BUY LINK (Click on Cover)

Sunday Post: Shout-outs and Getting Back to Normal

The Sunday Post is a weekly meme hosted here @ Caffeinated Reviewer. It’s a chance to share news~ A post to recap the past week on your blog and showcase books and things we have received. Share news about what is coming up on our blog for the week ahead. See rules here: Sunday Post

We got a really cool shout-out this week from Cinnabar Moth Publishing. In their weekly podcast, The Writer’s Triangle, they were talking about setting up author websites and how important they are. They used my site as an example of what a fledgling author can do while they are trying to get their name out there. They mentioned book reviews and a lot of what I do on this site. They gave us a lot of compliments.

The Youtube video is here if you want to listen. Bonnie Reads and Writes is mentioned at about 8:25.

So I am starting to sound like a broken record, but I was sick again this week, a majority of the week. This makes the third virus since mid-December. It’s never COVID, but the doctor told me there are about twelve different viruses going around out there. Hopefully, this is the last one. Once again I caught it after my grandkids visited. This time, I sent my husband to our other house in Bryson City while the kids were here so that at least one of us would be healthy. That plan worked. Here are some beautiful pictures he sent me while he was there:

Also, Indie Weekend has been neglected due to my illnesses in December and January. I am getting back to it in a big way next week, with more than one review.

Here’s to getting back to normal!


On Monday I did mini reviews of And Justice for Mall and Twice in a Lifetime.

On Thursday I reviewed Patches Through Time.

On Friday I participated in Book Blogger Hop.


I plan to participate in Top Ten Tuesday and Book Blogger Hop if time permits.

On Wednesday I will review Last Summer Boys by Bill Rivers.

On Friday I will review The Marriage Season as part of a blog tour for Rachel’s Random Resources.

And Indie Weekend resumes Friday through Sunday!


I hope you have a wonderful week!

Book Blogger Hop: Keeping up with Authors on Social Media #BookBloggerHop

The Book Blogger Hop was originally created by Jennifer @ Crazy-For-Books in March 2010 and ended on December 31, 2012. With Jennifer’s permission, Billy @ Ramblings of a Coffee Addicted Writer relaunched the hop on February 15, 2013. Each week the hop will start on a Friday and end the following Thursday. There will be a weekly prompt featuring a book-related question. The hop’s purpose is to give bloggers a chance to follow other blogs, learn about new books, befriend other bloggers, and receive new followers to their own blog.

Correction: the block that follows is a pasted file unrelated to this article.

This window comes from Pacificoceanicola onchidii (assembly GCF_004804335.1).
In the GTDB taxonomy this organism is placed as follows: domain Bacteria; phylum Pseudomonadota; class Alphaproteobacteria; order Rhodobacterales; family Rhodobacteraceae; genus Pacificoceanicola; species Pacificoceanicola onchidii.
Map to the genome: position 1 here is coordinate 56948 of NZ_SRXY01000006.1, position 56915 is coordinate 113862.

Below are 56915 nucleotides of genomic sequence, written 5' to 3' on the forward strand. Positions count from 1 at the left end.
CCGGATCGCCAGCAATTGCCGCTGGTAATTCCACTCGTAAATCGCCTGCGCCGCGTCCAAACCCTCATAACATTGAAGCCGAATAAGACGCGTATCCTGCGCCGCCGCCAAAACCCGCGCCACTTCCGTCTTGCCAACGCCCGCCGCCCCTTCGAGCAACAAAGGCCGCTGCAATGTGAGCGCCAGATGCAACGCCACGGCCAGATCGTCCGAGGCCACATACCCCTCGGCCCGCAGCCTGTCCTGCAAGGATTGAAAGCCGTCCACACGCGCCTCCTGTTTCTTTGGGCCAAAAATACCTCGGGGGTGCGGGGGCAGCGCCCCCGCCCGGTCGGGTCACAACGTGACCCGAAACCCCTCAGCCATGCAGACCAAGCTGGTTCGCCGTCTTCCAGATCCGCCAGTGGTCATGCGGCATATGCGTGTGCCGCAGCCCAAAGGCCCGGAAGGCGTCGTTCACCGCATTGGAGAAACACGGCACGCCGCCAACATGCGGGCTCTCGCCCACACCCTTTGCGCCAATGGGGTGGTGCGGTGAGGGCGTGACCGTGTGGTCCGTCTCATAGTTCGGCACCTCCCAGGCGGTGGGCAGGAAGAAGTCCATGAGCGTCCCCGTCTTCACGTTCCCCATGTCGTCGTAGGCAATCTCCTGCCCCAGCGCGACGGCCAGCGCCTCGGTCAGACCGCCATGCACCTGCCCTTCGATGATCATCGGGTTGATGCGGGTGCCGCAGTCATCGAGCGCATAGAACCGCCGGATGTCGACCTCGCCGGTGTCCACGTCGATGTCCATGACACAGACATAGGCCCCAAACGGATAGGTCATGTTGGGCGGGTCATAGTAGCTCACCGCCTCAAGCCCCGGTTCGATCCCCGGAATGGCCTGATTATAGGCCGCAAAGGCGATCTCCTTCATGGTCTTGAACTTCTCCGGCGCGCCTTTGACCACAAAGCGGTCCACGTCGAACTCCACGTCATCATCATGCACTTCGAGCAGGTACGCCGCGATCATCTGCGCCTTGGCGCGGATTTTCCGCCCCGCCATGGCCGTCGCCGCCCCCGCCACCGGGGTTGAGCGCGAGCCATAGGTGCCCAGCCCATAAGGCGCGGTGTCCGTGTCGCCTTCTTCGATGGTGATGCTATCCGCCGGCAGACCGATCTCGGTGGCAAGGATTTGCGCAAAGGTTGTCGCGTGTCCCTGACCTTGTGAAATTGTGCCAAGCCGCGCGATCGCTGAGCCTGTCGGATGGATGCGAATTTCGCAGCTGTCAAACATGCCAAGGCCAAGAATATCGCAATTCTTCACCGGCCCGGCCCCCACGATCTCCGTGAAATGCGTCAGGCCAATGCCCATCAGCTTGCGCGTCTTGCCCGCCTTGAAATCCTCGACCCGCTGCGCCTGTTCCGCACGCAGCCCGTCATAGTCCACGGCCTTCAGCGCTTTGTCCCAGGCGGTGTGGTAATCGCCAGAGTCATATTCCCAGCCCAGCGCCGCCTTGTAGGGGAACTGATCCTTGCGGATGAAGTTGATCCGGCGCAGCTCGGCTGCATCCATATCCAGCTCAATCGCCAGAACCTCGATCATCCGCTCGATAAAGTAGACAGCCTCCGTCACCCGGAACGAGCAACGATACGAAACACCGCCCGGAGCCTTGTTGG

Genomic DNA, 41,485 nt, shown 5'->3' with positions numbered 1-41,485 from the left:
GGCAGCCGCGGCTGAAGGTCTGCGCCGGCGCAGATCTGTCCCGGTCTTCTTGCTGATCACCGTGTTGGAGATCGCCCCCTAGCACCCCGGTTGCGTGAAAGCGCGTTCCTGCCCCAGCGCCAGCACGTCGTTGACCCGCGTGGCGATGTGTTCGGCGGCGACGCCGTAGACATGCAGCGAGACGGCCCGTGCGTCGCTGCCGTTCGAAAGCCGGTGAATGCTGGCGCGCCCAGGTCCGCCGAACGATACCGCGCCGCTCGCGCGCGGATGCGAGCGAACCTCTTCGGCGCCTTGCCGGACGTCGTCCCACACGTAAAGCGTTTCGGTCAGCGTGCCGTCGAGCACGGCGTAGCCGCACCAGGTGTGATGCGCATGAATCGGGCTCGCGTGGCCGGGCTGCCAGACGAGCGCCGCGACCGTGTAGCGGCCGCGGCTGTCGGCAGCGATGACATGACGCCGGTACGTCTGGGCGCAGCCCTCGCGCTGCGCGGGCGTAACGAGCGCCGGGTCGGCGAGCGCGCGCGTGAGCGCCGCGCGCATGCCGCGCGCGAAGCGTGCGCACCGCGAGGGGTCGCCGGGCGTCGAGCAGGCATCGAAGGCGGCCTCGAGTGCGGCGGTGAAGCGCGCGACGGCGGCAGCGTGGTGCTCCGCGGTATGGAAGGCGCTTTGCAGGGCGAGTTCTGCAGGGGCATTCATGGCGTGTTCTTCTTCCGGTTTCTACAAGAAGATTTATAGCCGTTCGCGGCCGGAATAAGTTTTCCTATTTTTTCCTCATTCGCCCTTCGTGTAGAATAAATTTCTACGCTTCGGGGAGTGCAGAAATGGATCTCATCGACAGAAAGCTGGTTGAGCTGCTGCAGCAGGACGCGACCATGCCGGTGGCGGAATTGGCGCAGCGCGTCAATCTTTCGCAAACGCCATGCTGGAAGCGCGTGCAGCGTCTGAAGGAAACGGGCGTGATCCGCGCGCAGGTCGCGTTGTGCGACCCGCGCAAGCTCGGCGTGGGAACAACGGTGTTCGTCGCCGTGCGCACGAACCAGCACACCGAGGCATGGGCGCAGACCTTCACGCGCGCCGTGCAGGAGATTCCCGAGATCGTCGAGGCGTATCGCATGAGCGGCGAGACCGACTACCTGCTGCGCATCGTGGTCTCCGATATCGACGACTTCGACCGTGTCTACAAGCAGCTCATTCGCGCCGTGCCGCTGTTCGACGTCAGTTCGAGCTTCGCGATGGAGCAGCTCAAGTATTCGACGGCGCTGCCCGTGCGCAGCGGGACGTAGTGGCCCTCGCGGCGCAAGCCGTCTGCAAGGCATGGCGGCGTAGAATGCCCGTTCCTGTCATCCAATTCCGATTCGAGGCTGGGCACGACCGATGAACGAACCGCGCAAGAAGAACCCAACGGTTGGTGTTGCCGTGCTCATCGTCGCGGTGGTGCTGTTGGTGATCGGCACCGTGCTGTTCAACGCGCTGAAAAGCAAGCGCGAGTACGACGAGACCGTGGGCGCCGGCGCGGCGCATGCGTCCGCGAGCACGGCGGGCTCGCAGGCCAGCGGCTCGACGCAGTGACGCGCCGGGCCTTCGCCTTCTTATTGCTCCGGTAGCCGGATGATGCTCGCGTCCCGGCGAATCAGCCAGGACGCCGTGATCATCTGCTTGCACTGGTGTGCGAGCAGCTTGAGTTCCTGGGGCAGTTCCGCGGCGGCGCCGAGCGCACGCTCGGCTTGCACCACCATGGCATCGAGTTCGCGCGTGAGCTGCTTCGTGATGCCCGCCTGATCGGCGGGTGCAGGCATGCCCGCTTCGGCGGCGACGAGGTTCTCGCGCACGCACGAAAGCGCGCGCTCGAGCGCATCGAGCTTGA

Absolutely! I’ve gotten to know a lot of authors from reviewing books, and I follow their social media. Two of them especially became dear friends. You know who you are, Gail and Louise! You can learn more about these wonderful authors by clicking on their name.

If I review a book I especially like, I keep track of the author on social media so I can request their next book.

I also see a lot of poignant posts on author sites. Liz Gauffreau wrote a book review yesterday that blew me away. Joy Neal Kidney provides fascinating posts about the history of Iowa and her family. They are also both fantastic authors. There are so many others whose posts I follow and enjoy.

I also help promote them by retweeting, sharing, etc. That is part of making my page a community of writers, reviewers, and readers who support each other.

Blog Tour and Book Review: Patches Through Time

**Book review at the bottom of the page.


Patches through Time

An unbelievably believable time travel escapade.

Casual antique dealer Jake Patch picks up an unusual object and can’t put it down. Literally. His find is a time travel device, and he hatches a bold plan to acquire objects from the past and sell them at modern day prices. But when the mysterious Infinity Glass leaves Patch stranded in a dangerous past, it falls to his teen daughter Cass to save him.

With hints of The Time Traveller’s Wife and Back to the Future and a smattering of LovejoyPatches through Time will send you spinning headlong into the past, then spit you back into the twenty-first century.

This book contains occasional profanities. Trigger warning: bereavement (parent, spouse).


Amazon UK

Amazon US


Sian Turner was born in Wales, but lives in East Sussex. She has recently started learning Welsh (and can categorically testify that Welsh is difficult).

She works as a part-time volunteer in her local RSPCA cat re-homing centre, from where she keeps adopting new family members (only one or two at a time).

Sian enjoys reading and reviewing some of the many truly amazing novels by Independent Authors, and she is secretary of her local writers’ group, Shorelink Writers.

Sian’s Social Media Links–